I can’t plug in these new plugs! What’s the deal?

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Dear Cecil: I can’t plug anything in anymore! This is crazy. The space heater I bought last year is all right, but my new blow dryer, my new clamp light, and the TV I got for joining the health club all have plugs with one prong wider than the other. The instructions to each suggest some unspecified safety factor and tell me to call an electrician on the outside chance I should ever want to use any of these appliances. It seems all my outlets and extensions are now obsolete. What a boon for the electrical supply industry, and what a doggle for the rest of us! Who is responsible--the same person who came up with swine flu vaccine? Is there a significant safety improvement, beyond the fact that nothing is working right now? Richard L., Chicago


Illustration by Slug Signorino

Cecil replies:

You sound like a good fellow, Richard, but you are too excitable. The electrical manufacturers of America are selflessly trying to prevent you from accidentally killing yourself with your reading lamp, and if that means you have to rewire your entire house and throw away every extension cord you ever owned, well, that’s progress, bub.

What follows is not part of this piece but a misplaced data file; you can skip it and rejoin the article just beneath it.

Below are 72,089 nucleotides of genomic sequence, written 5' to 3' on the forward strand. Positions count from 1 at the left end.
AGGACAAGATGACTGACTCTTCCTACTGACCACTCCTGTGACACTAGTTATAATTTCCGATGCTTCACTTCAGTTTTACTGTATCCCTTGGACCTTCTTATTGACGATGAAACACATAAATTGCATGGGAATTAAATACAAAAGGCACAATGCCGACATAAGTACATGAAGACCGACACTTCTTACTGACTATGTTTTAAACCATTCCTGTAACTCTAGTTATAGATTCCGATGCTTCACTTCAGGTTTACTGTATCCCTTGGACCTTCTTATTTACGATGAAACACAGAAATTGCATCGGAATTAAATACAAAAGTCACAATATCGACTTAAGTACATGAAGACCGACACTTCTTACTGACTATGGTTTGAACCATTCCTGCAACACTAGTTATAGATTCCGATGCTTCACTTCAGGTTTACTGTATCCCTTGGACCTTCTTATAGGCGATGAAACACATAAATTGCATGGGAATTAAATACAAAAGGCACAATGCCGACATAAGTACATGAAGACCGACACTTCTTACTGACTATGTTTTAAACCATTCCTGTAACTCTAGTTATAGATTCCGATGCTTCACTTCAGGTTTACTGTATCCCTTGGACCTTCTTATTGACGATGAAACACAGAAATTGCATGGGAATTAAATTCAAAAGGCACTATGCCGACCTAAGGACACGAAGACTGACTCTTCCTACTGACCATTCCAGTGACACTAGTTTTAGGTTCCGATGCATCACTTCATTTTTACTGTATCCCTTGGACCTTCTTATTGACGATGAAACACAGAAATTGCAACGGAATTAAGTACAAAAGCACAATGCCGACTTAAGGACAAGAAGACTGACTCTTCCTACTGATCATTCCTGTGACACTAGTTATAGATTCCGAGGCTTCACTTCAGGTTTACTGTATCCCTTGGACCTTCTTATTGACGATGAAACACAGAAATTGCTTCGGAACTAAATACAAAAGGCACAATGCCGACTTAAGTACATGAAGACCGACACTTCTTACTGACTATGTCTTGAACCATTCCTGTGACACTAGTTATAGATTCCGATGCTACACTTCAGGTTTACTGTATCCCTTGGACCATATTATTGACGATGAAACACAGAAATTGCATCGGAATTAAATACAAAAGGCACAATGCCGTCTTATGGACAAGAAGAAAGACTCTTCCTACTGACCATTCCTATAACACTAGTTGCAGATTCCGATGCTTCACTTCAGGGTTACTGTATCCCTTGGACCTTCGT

We are dealing here with what’s called a “polarizing” plug, which can only be inserted into an outlet one way. In your basic household outlet, you have a “hot” side and a “neutral” side. To illustrate the importance of this distinction, find a small, odious child and place him in a bathtub full of water. Say you are going to play a fun new game called “shaking hands with Jesus.”

Plug a pair of bare wires into a nearby outlet and grasp the one that is connected to the “neutral” side (the wide slot). If the outlet is correctly wired, nothing happens. Then hand the wires to the odious child, surreptitiously substituting the “hot” wire for the “neutral” one. Big laffs!

Similarly, suppose you were reading with your new clamp light while taking a shower, when suddenly you were stricken with the desire to embrace the metal collar that is usually visible around the base of the bulb. If the lamp did not have a polarizing plug and the collar was consequently “hot,” you would be instantly annihilated, and unable to purchase additional appliances. Realizing this, Underwriters Laboratories a few years ago began to require polarizing plugs on many electrical devices. Show some gratitude.

Cecil Adams

Send questions to Cecil via cecil@straightdope.com.